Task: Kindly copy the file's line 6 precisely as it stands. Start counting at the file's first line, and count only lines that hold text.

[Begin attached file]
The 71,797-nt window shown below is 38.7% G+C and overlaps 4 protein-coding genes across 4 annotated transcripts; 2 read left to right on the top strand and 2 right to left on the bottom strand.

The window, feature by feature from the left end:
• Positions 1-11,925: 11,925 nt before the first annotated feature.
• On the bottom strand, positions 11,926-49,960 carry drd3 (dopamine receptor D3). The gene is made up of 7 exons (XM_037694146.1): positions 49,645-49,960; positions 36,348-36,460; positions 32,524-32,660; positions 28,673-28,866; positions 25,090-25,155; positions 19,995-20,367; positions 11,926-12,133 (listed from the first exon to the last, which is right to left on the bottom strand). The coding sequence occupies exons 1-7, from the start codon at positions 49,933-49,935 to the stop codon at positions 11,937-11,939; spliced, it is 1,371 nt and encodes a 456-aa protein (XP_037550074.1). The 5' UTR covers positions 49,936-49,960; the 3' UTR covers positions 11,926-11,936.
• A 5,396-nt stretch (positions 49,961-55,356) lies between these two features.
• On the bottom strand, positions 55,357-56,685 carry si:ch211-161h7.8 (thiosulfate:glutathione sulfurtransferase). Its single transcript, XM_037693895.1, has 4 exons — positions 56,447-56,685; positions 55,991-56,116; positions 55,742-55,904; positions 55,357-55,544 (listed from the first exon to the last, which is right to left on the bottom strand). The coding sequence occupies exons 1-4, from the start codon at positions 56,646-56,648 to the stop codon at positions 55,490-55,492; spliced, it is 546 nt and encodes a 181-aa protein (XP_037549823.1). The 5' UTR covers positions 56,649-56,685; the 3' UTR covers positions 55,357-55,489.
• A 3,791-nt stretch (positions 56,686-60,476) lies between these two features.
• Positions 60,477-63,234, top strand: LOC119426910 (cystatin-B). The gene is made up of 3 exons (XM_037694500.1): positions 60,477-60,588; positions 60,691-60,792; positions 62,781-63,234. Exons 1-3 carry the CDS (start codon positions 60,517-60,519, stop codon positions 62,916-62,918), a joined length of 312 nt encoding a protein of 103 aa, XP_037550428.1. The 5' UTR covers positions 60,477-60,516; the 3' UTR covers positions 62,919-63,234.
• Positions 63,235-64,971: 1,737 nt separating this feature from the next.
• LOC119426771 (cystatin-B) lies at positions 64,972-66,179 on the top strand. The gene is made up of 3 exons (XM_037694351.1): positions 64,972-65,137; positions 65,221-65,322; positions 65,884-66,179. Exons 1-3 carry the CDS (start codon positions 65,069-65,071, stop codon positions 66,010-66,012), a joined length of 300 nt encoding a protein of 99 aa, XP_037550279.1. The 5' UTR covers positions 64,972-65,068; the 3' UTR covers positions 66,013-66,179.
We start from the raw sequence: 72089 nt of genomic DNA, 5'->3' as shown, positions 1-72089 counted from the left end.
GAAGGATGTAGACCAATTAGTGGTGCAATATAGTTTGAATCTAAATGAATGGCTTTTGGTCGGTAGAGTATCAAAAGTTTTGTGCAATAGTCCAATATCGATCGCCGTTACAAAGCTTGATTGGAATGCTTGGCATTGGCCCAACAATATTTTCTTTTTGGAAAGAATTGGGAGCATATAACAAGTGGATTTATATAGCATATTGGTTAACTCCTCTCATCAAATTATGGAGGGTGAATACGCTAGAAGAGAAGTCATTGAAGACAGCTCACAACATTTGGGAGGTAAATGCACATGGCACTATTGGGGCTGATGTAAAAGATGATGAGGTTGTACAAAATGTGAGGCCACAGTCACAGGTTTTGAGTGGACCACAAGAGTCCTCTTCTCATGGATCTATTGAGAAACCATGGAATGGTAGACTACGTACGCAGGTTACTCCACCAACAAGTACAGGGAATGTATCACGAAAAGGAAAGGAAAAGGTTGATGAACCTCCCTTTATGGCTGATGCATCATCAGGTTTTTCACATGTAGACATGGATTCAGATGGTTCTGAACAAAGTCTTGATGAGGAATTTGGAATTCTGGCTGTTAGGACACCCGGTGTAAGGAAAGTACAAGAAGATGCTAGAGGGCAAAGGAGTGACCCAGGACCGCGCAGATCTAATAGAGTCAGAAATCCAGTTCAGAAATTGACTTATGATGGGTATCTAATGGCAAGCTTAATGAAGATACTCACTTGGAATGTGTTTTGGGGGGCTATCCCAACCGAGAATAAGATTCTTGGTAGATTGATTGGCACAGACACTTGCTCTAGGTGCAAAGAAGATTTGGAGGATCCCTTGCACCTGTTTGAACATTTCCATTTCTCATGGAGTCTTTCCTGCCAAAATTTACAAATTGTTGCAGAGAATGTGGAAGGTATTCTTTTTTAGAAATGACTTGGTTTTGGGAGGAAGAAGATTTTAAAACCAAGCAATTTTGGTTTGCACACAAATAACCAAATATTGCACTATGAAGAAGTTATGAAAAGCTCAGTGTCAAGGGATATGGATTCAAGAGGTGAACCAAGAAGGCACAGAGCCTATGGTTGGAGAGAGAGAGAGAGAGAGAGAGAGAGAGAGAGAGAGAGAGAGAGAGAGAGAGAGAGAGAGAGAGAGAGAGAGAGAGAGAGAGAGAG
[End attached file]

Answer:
• On the bottom strand, positions 55,357-56,685 carry si:ch211-161h7.8 (thiosulfate:glutathione sulfurtransferase). Its single transcript, XM_037693895.1, has 4 exons — positions 56,447-56,685; positions 55,991-56,116; positions 55,742-55,904; positions 55,357-55,544 (listed from the first exon to the last, which is right to left on the bottom strand). The coding sequence occupies exons 1-4, from the start codon at positions 56,646-56,648 to the stop codon at positions 55,490-55,492; spliced, it is 546 nt and encodes a 181-aa protein (XP_037549823.1). The 5' UTR covers positions 56,649-56,685; the 3' UTR covers positions 55,357-55,489.